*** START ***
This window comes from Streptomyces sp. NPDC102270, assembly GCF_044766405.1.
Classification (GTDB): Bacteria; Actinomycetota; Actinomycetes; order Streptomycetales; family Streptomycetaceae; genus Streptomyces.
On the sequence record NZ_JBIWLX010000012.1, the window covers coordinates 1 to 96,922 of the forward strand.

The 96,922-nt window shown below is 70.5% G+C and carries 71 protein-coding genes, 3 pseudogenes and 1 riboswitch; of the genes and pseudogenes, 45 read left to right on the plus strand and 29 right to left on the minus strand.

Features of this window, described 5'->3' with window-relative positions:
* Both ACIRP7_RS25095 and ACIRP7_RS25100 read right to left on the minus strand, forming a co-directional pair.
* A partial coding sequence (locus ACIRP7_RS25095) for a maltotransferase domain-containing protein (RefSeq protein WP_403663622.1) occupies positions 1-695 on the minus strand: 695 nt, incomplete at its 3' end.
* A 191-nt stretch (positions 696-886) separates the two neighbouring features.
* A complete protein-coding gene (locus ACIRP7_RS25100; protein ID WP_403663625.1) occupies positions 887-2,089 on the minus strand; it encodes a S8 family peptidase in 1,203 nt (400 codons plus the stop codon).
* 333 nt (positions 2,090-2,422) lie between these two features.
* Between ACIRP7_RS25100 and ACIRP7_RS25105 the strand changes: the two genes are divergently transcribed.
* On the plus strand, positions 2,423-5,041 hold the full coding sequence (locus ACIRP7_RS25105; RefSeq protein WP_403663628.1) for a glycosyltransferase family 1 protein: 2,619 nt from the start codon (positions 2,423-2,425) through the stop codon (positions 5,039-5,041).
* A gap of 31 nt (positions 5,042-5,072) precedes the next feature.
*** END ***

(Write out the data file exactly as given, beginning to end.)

This window comes from Streptomyces sp. NPDC102270, assembly GCF_044766405.1.
Classification (GTDB): Bacteria; Actinomycetota; Actinomycetes; order Streptomycetales; family Streptomycetaceae; genus Streptomyces.
On the sequence record NZ_JBIWLX010000012.1, the window covers coordinates 1 to 96,922 of the forward strand.

The 96,922-nt window shown below is 70.5% G+C and carries 71 protein-coding genes, 3 pseudogenes and 1 riboswitch; of the genes and pseudogenes, 45 read left to right on the plus strand and 29 right to left on the minus strand.

Features of this window, described 5'->3' with window-relative positions:
* Both ACIRP7_RS25095 and ACIRP7_RS25100 read right to left on the minus strand, forming a co-directional pair.
* A partial coding sequence (locus ACIRP7_RS25095) for a maltotransferase domain-containing protein (RefSeq protein WP_403663622.1) occupies positions 1-695 on the minus strand: 695 nt, incomplete at its 3' end.
* A 191-nt stretch (positions 696-886) separates the two neighbouring features.
* A complete protein-coding gene (locus ACIRP7_RS25100; protein ID WP_403663625.1) occupies positions 887-2,089 on the minus strand; it encodes a S8 family peptidase in 1,203 nt (400 codons plus the stop codon).
* 333 nt (positions 2,090-2,422) lie between these two features.
* Between ACIRP7_RS25100 and ACIRP7_RS25105 the strand changes: the two genes are divergently transcribed.
* On the plus strand, positions 2,423-5,041 hold the full coding sequence (locus ACIRP7_RS25105; RefSeq protein WP_403663628.1) for a glycosyltransferase family 1 protein: 2,619 nt from the start codon (positions 2,423-2,425) through the stop codon (positions 5,039-5,041).
* A gap of 31 nt (positions 5,042-5,072) precedes the next feature.